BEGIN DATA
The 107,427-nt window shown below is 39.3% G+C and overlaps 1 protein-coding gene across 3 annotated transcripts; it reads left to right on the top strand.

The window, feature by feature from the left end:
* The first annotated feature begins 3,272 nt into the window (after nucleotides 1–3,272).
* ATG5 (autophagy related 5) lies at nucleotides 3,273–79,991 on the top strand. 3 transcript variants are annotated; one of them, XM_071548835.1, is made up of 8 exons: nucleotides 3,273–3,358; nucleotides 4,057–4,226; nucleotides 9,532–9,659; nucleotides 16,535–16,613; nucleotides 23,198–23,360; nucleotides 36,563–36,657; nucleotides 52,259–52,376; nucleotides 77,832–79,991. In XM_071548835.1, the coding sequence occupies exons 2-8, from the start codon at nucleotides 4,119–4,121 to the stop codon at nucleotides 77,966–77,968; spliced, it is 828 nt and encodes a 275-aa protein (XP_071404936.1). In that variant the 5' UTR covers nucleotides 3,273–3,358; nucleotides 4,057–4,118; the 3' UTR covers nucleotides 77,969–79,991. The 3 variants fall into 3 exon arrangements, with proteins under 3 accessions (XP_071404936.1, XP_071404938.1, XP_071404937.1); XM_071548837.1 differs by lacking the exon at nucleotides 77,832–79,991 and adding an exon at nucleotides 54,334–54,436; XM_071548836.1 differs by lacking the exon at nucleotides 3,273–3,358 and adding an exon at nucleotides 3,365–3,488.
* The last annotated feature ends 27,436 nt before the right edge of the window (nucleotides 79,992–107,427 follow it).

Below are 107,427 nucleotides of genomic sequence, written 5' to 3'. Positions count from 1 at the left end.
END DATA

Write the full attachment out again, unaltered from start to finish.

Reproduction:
The 107,427-nt window shown below is 39.3% G+C and overlaps 1 protein-coding gene across 3 annotated transcripts; it reads left to right on the top strand.

The window, feature by feature from the left end:
* The first annotated feature begins 3,272 nt into the window (after nucleotides 1–3,272).
* ATG5 (autophagy related 5) lies at nucleotides 3,273–79,991 on the top strand. 3 transcript variants are annotated; one of them, XM_071548835.1, is made up of 8 exons: nucleotides 3,273–3,358; nucleotides 4,057–4,226; nucleotides 9,532–9,659; nucleotides 16,535–16,613; nucleotides 23,198–23,360; nucleotides 36,563–36,657; nucleotides 52,259–52,376; nucleotides 77,832–79,991. In XM_071548835.1, the coding sequence occupies exons 2-8, from the start codon at nucleotides 4,119–4,121 to the stop codon at nucleotides 77,966–77,968; spliced, it is 828 nt and encodes a 275-aa protein (XP_071404936.1). In that variant the 5' UTR covers nucleotides 3,273–3,358; nucleotides 4,057–4,118; the 3' UTR covers nucleotides 77,969–79,991. The 3 variants fall into 3 exon arrangements, with proteins under 3 accessions (XP_071404936.1, XP_071404938.1, XP_071404937.1); XM_071548837.1 differs by lacking the exon at nucleotides 77,832–79,991 and adding an exon at nucleotides 54,334–54,436; XM_071548836.1 differs by lacking the exon at nucleotides 3,273–3,358 and adding an exon at nucleotides 3,365–3,488.
* The last annotated feature ends 27,436 nt before the right edge of the window (nucleotides 79,992–107,427 follow it).

Below are 107,427 nucleotides of genomic sequence, written 5' to 3'. Positions count from 1 at the left end.